Friday was my first day back from this last trip to California. No more travel until March 7th! I was able to connect to all the right systems with work and actually be pretty productive over a VPN to Milpitas. Running an X server on WinXP and exporting windows over a VPN works pretty well, as long as you're not using a very intensive program. Fortunately, SSH with Putty works even better, so that's been my primary interface. It feels like 1994 all over again, with me working on Georgia Tech College of Computing systems from the Sun workstations in the Rich Building, but without all the obsessive xtrek players shouting out maneuvers to each other from nearby computers.
Friday night was a trip to the Hyde Park Theater with tangoglenn to see the Best of the Short Fringe (Part A), one of the wrapup performances of FronteraFest 2005. This was a collection of five short works, all excellent in their own ways. It started with "Haiku Death Match", a very funny competition among three poets from the Austin Slam. After that was "Chicken and Ice Cream", a really heartbreaking scene between a mentally-challenged prisoner on death row and a fellow prisoner that's been acting as his guardian. Right after that was a monologue called "Exactitude" which was a reflection on how theory doesn't match reality, and how we keep measuring the universe and finding better answers, ones that invalidate our old ones. There was a short intermission, followed by "My Own Little Empire", an exercise in frames of reference as exemplified by a group of occasionally spinning women. I really liked the way they integrated one of the woman's pregnancy into the performance. The final piece was my favorite, a monologue called "Wade" told by a man who spends a lot of time at a laundromat, and who wants to connect with people, but keeps failing. There's a story in this about his attempt to pick up a girl in the supermarket by offering expert advice on mayonnaise that's brilliant and could form the basis for a condiment version of "Sideways".
Saturday afternoon was a screening of the Thai martial arts film "Ong-bak". The story's really lame and the acting ranged from passable to atrocious, but the actual physicality of the main actor makes this film stunning. The foot chase through Bangkok where he jumps over and through an array of obstacles was just breathtaking.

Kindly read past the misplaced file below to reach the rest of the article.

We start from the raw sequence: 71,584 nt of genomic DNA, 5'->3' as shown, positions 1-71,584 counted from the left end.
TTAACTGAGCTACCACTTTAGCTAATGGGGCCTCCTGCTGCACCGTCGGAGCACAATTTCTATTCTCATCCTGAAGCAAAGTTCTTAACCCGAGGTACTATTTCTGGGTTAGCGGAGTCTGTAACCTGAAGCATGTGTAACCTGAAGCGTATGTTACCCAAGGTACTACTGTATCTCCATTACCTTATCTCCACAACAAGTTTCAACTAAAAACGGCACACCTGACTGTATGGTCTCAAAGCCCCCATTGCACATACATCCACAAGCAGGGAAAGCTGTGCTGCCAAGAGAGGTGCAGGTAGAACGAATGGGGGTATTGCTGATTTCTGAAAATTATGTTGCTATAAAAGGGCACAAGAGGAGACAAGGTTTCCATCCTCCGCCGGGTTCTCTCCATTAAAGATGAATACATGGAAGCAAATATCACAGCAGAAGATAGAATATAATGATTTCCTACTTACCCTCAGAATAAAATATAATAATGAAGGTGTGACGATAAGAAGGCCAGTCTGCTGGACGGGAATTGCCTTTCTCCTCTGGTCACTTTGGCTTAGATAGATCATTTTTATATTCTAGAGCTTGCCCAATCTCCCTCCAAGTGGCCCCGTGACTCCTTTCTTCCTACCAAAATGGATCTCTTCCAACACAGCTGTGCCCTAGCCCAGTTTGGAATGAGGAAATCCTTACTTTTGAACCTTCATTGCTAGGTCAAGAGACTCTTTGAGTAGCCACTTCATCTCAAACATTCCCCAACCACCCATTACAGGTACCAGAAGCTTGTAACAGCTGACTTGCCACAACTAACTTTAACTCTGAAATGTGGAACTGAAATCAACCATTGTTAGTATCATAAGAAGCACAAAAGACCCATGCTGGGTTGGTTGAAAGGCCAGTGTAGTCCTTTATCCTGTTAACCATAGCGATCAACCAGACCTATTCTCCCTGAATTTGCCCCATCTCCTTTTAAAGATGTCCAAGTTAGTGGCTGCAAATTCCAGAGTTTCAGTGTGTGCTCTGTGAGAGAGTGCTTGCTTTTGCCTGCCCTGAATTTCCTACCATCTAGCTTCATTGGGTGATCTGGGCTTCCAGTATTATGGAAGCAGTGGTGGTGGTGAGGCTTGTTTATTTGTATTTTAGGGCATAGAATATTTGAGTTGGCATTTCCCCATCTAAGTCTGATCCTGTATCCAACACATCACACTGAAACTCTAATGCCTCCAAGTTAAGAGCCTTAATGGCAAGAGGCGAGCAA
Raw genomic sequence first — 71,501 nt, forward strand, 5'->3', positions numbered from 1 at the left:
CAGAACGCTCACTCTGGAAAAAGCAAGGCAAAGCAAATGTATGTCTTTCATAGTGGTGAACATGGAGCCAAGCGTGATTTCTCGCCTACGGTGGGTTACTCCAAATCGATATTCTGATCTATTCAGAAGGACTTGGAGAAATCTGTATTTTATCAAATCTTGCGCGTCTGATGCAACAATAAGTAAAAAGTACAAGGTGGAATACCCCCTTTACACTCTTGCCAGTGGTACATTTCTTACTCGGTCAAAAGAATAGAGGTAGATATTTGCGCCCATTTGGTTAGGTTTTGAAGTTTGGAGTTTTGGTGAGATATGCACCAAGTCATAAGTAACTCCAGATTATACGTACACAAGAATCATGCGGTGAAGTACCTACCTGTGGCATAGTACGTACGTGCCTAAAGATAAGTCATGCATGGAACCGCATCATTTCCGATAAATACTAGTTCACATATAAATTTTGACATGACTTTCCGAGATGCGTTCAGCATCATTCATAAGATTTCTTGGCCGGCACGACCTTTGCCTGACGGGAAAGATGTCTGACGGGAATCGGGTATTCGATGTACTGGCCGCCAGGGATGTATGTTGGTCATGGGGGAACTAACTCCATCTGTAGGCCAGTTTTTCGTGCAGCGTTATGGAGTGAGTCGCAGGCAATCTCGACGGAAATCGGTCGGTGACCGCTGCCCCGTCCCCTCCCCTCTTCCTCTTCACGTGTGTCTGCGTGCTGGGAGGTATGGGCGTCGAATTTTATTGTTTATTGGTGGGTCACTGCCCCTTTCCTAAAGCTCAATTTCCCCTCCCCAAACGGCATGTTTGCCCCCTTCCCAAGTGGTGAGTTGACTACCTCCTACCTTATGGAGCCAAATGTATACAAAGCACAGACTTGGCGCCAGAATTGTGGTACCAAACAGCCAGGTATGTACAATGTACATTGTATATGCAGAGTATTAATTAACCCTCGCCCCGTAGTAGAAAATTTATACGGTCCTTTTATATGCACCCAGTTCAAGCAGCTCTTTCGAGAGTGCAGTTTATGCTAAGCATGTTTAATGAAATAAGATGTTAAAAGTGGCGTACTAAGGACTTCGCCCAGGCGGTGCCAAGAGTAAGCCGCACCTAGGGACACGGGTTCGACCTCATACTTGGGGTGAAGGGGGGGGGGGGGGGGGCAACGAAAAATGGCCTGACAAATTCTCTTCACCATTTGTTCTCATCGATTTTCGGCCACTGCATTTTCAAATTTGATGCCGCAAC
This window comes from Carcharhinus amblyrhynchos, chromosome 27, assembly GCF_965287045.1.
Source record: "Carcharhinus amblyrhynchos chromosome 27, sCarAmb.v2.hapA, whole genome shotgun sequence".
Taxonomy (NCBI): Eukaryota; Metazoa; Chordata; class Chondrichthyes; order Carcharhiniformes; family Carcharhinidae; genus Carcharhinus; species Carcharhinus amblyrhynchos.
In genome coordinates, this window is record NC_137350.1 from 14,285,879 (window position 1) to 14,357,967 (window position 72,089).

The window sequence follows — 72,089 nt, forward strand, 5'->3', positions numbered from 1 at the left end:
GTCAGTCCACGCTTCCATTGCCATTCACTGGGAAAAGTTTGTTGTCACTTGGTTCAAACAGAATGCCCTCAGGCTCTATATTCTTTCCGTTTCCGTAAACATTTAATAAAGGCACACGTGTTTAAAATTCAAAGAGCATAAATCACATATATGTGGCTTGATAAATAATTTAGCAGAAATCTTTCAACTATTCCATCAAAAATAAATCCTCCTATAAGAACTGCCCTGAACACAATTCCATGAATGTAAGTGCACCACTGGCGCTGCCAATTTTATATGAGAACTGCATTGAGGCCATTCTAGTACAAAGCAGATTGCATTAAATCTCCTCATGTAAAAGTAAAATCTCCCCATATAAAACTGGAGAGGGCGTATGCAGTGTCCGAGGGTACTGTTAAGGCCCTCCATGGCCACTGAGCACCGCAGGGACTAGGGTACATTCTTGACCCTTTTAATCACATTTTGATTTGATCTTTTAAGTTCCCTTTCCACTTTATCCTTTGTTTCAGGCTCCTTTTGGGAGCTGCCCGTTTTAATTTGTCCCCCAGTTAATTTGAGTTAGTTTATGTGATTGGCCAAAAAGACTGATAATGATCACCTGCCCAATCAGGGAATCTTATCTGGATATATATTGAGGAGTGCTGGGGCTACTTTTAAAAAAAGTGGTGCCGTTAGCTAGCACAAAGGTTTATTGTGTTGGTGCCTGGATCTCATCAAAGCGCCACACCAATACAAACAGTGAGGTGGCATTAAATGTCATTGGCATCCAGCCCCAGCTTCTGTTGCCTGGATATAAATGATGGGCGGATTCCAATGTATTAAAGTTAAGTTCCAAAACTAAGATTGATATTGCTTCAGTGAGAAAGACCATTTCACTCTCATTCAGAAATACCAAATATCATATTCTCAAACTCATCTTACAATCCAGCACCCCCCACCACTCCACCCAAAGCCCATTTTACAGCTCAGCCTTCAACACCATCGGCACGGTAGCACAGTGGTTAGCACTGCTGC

Saturday night was a really nice dinner with orangepaisley, ocyn, and satryic at Romeo's on Barton Springs. It was packed with both early Valentine's Day couples and people carb-loading for the Sunday marathon, but the wait staff did a good job, and the meal was yummy. I had the cheese tortellini in tomato cream sauce, a house salad, and a couple of liters of iced tea. I really miss the Romeo's location that was at Burnet and 2222, so it was a treat to get down to this one.
Sunday was slow; I spent time on some projects for work, updated my Combee on Palm OS weblog with a few entries, and met with Charlie to go over plans for the March 5th SWNN Alamo event. I think we're going to have an interactive element to the show, with the audience influencing the clips that we'll actually show on the big screen. We've got a few really funny gags planned too, but I'm not going to give anything away just yet.
This week should be pretty low-key. Next Saturday I start improv classes down at the Hideout with the Heroes of Comedy group, and I'm getting really excited. The last time I did improv work was back in college, and while a lot of the writing for "The Show With No Name" was done in an improv style, we never did any formal training or tried to follow any of the standard forms. We were really creative, but I think the training will help me focus that creativity and use it to produce more sophisticated and more truthful comedy.